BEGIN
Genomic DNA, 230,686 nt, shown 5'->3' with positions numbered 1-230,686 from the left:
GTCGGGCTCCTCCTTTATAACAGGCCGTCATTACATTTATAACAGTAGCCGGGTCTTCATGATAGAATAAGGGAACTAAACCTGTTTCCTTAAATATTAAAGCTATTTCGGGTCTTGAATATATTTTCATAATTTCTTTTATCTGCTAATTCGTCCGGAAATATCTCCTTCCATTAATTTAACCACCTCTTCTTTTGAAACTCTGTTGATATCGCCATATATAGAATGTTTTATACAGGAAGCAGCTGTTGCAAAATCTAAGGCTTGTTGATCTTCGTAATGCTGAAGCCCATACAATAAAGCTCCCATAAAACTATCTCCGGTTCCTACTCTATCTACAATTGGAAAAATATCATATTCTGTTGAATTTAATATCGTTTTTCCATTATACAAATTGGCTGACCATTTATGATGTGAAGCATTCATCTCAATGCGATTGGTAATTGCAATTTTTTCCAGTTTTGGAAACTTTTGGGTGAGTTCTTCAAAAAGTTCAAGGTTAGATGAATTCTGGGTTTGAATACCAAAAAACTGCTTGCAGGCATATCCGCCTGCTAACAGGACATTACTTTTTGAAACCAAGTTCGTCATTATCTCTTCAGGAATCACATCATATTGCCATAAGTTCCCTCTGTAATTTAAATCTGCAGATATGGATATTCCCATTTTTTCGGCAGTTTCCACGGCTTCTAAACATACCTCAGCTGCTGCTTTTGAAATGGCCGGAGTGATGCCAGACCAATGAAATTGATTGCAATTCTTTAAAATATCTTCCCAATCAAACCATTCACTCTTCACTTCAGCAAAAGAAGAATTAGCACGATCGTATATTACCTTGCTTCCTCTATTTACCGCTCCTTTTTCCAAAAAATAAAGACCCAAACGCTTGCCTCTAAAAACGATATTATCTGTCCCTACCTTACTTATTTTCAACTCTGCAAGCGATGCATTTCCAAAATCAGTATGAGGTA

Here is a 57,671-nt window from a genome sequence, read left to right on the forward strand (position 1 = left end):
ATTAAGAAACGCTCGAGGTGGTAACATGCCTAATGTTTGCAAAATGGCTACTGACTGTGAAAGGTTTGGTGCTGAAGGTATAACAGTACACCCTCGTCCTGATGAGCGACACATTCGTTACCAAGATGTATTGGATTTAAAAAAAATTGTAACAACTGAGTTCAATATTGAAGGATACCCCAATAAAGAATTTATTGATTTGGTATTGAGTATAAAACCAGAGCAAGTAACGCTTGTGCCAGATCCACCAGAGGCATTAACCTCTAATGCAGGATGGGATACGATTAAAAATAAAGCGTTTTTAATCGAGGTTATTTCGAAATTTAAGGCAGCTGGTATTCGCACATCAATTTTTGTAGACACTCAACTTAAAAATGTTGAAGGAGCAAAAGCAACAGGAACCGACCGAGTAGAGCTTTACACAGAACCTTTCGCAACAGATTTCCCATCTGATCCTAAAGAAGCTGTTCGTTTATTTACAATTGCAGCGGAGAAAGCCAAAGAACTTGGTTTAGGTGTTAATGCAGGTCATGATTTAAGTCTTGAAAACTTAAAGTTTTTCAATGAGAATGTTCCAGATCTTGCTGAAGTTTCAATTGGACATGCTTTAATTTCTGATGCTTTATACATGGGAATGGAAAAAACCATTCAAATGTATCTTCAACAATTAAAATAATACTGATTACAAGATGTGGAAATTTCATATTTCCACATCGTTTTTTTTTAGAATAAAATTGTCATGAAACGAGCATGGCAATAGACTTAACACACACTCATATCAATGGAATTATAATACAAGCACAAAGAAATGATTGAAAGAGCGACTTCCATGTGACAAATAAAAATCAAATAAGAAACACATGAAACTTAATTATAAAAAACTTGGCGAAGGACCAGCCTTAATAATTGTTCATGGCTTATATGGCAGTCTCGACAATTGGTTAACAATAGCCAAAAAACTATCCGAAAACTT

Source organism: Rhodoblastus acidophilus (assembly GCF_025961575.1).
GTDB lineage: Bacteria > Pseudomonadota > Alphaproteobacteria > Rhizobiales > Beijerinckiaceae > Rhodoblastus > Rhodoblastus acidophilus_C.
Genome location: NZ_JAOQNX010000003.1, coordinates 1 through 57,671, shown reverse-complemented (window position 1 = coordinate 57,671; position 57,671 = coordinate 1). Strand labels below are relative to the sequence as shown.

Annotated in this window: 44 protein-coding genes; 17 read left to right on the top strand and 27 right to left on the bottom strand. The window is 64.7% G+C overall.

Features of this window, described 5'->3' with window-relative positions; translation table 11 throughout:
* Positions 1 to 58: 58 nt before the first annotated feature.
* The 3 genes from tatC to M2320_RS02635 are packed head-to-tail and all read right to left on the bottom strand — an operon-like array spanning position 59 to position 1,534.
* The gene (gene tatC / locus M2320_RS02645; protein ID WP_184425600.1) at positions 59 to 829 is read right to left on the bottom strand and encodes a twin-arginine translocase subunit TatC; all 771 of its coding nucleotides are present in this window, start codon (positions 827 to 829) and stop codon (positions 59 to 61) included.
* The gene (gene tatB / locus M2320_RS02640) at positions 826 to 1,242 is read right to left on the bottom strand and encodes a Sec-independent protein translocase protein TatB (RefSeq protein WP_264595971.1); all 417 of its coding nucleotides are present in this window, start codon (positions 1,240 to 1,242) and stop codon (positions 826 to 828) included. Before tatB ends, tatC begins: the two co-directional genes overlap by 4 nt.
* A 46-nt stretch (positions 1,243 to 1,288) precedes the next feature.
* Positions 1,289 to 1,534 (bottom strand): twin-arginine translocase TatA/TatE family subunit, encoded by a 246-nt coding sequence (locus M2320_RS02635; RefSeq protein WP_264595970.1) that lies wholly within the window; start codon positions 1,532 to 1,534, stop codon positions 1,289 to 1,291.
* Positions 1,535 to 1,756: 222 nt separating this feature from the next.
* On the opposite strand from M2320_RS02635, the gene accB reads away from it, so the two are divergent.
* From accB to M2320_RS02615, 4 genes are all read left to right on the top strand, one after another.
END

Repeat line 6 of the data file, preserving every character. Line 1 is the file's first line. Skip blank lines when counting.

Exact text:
GTDB lineage: Bacteria > Pseudomonadota > Alphaproteobacteria > Rhizobiales > Beijerinckiaceae > Rhodoblastus > Rhodoblastus acidophilus_C.